This commentary originally appeared in the opinion section of FoxNews.com.
While millions of Americans bow to the threat of COVID-19—the respiratory disease caused by the coronavirus—by staying home and teleworking, it's worth asking if the nation's lawmakers should do the same.
Growing numbers of House of Representatives members and senators are calling for such a change so they can carry out their duties remotely and not expose themselves, their staff members, and journalists to the disease that has stricken nearly 1.2 million people around the world and over 300,000 in the United States.
There have been about 64,000 COVID-19 deaths globally and more than 8,000 in the United States. And in most of the country—including the nation's capital—state and local governments are telling people to stay at home and not gather in large groups.
Sen. Rand Paul, R-Ky., tested positive for the coronavirus and stayed away from the Senate for the historic vote on a $2.2 trillion economic stimulus bill passed to deal with the coronavirus pandemic.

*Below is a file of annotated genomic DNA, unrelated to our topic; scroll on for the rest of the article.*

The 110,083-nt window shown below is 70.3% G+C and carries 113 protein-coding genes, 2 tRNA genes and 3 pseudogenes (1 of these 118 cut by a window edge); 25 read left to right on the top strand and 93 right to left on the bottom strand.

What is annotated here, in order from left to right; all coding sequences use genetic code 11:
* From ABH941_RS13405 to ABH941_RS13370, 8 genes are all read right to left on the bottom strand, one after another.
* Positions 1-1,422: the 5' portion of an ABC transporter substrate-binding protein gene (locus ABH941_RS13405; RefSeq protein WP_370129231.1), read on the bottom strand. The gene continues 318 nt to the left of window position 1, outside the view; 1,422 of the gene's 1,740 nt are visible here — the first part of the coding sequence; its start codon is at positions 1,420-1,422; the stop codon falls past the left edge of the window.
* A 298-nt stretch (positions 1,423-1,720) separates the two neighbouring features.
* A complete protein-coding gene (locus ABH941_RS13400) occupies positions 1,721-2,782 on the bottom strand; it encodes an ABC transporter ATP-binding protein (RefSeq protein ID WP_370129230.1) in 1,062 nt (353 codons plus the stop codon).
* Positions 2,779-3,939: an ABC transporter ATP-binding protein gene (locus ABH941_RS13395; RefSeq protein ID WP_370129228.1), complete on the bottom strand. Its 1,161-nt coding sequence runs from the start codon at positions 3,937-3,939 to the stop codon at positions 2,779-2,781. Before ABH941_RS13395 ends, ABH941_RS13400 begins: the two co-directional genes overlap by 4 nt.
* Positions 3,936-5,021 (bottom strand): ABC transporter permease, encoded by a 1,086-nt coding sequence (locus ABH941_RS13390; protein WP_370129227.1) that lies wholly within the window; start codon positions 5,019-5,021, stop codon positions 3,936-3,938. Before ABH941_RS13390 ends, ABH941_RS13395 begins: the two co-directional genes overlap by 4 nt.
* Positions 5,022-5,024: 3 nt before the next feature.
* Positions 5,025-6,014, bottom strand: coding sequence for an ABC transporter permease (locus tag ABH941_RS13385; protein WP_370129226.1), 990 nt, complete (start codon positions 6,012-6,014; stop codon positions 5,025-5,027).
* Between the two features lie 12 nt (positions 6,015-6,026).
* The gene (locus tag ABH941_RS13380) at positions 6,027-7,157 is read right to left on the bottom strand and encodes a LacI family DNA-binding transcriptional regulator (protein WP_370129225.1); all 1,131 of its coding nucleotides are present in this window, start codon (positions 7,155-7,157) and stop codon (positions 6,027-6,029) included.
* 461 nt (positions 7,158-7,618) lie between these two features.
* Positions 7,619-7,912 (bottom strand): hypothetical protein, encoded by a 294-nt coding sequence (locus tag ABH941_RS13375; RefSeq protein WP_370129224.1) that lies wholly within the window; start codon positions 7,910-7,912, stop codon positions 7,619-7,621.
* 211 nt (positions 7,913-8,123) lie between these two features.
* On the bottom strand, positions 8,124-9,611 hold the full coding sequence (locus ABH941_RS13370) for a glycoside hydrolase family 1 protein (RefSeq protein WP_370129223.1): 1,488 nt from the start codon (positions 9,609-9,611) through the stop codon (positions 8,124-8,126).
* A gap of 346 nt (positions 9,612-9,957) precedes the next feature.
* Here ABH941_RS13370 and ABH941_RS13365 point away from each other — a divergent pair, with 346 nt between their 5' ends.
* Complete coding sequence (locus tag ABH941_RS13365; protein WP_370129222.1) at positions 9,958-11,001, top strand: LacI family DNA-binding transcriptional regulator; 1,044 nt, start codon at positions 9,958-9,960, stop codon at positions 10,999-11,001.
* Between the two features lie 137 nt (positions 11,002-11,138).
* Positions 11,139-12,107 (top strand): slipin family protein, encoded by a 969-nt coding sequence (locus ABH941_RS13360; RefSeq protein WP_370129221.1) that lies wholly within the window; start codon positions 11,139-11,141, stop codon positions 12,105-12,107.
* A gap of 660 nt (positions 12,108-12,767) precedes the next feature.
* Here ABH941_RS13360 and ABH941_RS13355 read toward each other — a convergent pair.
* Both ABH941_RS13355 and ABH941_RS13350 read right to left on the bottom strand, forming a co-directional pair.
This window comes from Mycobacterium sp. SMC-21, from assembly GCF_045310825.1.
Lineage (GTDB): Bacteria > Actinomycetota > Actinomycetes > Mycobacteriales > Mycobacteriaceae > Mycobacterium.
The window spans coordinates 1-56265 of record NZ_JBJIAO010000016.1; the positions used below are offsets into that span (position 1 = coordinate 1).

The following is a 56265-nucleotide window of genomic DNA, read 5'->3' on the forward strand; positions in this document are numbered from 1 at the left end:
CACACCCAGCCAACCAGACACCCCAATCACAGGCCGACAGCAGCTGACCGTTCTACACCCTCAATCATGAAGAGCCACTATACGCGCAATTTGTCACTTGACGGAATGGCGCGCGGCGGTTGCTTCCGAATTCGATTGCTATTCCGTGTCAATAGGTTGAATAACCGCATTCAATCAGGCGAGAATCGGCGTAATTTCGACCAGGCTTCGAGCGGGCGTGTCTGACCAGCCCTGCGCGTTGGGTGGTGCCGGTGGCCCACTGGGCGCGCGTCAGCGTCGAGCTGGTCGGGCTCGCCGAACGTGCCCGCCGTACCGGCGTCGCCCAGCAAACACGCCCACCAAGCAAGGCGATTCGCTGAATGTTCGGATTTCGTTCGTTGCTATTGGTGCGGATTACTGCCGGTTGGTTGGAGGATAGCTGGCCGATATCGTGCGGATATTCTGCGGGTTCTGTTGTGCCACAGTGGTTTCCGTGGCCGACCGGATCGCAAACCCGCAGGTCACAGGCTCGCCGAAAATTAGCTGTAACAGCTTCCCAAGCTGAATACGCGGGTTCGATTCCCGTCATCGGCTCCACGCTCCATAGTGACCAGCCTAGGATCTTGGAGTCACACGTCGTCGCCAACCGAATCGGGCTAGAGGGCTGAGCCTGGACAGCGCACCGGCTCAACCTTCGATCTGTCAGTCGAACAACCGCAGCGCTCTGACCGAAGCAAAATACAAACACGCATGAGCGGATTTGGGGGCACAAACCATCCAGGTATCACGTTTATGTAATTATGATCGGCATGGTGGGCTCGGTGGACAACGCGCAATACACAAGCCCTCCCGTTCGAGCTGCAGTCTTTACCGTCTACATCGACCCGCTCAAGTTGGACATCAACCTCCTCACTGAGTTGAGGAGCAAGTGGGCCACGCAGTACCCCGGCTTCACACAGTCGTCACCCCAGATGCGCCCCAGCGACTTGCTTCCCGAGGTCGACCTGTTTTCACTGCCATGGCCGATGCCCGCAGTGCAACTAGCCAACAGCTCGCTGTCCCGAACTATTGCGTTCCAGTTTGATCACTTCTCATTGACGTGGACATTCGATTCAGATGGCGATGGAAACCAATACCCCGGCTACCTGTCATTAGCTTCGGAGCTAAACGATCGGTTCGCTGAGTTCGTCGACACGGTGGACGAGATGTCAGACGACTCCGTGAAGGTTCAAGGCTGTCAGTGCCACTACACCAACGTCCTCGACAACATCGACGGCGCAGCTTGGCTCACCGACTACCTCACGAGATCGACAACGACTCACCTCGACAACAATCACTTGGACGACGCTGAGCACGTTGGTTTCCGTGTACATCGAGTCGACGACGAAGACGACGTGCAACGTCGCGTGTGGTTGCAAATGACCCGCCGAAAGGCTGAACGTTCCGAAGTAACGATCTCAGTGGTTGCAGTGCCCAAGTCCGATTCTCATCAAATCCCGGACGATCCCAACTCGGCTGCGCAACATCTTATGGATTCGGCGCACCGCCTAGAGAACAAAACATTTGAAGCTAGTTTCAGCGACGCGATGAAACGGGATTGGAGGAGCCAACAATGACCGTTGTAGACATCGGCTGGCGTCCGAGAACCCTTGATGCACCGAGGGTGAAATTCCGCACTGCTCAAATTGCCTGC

Paul isn't the only member of Congress to test positive for the coronavirus. In the House, members who have said they tested positive include Reps. Joe Cunningham, D-S.C.; Mike Kelly, D-Pa.; Nydia Valazquez, D-N.Y.; Ben McAdams, D-Utah; and Mario Diaz-Balart, R-Fla.
And over two dozen members of the House and Senate self-quarantined after saying they had been near someone with coronavirus and feared they may have contracted COVID-19. Acting responsibly, they said they didn't want to take the chance of spreading the disease to anyone else.
A politician's life consists of interaction with the public and other politicians, so more members of Congress could easily fall ill, especially if they gather together in meeting rooms and on the House and Senate floors.
And many members are in their 60s and 70s, putting them at greater risk of serious illness and death than their younger colleagues if they come down with COVID-19. A report (PDF) in March by the Congressional Research Service said the average age of current House members is 57.6 years and the average age of senators is 62.9 years.
The two oldest current members of Congress are Sen. Dianne Feinstein, D-Calif., and Rep. Don Young, R-Alaska. Both are 85.